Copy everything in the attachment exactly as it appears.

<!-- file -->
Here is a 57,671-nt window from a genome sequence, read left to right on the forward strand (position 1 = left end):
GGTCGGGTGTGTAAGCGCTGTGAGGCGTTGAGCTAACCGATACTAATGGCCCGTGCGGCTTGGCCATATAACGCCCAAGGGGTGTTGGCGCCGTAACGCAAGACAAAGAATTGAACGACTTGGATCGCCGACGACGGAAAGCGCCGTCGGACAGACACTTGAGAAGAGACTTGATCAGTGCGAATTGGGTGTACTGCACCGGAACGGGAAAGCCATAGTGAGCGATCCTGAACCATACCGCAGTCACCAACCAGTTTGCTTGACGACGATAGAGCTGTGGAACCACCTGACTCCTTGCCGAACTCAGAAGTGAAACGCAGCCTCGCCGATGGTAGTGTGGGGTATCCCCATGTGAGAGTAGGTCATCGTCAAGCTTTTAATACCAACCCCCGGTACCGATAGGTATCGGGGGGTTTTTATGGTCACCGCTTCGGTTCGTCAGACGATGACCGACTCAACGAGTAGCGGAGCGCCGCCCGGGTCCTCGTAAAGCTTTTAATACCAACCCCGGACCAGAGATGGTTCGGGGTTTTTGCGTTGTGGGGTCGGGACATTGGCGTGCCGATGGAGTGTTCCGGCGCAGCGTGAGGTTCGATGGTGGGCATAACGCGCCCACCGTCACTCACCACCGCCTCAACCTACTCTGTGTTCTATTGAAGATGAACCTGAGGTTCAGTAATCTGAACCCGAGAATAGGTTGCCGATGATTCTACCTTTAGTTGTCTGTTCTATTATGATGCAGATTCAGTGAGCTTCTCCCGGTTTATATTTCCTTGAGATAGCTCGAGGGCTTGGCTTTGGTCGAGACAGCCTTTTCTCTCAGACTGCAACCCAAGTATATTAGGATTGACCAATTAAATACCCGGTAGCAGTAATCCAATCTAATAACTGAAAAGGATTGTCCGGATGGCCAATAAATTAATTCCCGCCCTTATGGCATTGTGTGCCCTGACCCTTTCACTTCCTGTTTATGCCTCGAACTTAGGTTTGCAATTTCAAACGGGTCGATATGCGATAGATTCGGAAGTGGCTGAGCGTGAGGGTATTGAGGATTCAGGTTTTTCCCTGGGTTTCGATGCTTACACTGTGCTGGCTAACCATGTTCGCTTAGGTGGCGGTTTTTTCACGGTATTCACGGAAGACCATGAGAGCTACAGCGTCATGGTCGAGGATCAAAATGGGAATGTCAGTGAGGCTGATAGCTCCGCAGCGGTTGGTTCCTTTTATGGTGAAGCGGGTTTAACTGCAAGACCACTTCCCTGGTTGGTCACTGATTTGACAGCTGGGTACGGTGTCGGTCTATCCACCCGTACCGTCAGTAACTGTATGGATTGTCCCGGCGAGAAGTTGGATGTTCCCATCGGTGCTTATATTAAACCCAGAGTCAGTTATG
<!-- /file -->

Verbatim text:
Here is a 57,671-nt window from a genome sequence, read left to right on the forward strand (position 1 = left end):
GGTCGGGTGTGTAAGCGCTGTGAGGCGTTGAGCTAACCGATACTAATGGCCCGTGCGGCTTGGCCATATAACGCCCAAGGGGTGTTGGCGCCGTAACGCAAGACAAAGAATTGAACGACTTGGATCGCCGACGACGGAAAGCGCCGTCGGACAGACACTTGAGAAGAGACTTGATCAGTGCGAATTGGGTGTACTGCACCGGAACGGGAAAGCCATAGTGAGCGATCCTGAACCATACCGCAGTCACCAACCAGTTTGCTTGACGACGATAGAGCTGTGGAACCACCTGACTCCTTGCCGAACTCAGAAGTGAAACGCAGCCTCGCCGATGGTAGTGTGGGGTATCCCCATGTGAGAGTAGGTCATCGTCAAGCTTTTAATACCAACCCCCGGTACCGATAGGTATCGGGGGGTTTTTATGGTCACCGCTTCGGTTCGTCAGACGATGACCGACTCAACGAGTAGCGGAGCGCCGCCCGGGTCCTCGTAAAGCTTTTAATACCAACCCCGGACCAGAGATGGTTCGGGGTTTTTGCGTTGTGGGGTCGGGACATTGGCGTGCCGATGGAGTGTTCCGGCGCAGCGTGAGGTTCGATGGTGGGCATAACGCGCCCACCGTCACTCACCACCGCCTCAACCTACTCTGTGTTCTATTGAAGATGAACCTGAGGTTCAGTAATCTGAACCCGAGAATAGGTTGCCGATGATTCTACCTTTAGTTGTCTGTTCTATTATGATGCAGATTCAGTGAGCTTCTCCCGGTTTATATTTCCTTGAGATAGCTCGAGGGCTTGGCTTTGGTCGAGACAGCCTTTTCTCTCAGACTGCAACCCAAGTATATTAGGATTGACCAATTAAATACCCGGTAGCAGTAATCCAATCTAATAACTGAAAAGGATTGTCCGGATGGCCAATAAATTAATTCCCGCCCTTATGGCATTGTGTGCCCTGACCCTTTCACTTCCTGTTTATGCCTCGAACTTAGGTTTGCAATTTCAAACGGGTCGATATGCGATAGATTCGGAAGTGGCTGAGCGTGAGGGTATTGAGGATTCAGGTTTTTCCCTGGGTTTCGATGCTTACACTGTGCTGGCTAACCATGTTCGCTTAGGTGGCGGTTTTTTCACGGTATTCACGGAAGACCATGAGAGCTACAGCGTCATGGTCGAGGATCAAAATGGGAATGTCAGTGAGGCTGATAGCTCCGCAGCGGTTGGTTCCTTTTATGGTGAAGCGGGTTTAACTGCAAGACCACTTCCCTGGTTGGTCACTGATTTGACAGCTGGGTACGGTGTCGGTCTATCCACCCGTACCGTCAGTAACTGTATGGATTGTCCCGGCGAGAAGTTGGATGTTCCCATCGGTGCTTATATTAAACCCAGAGTCAGTTATG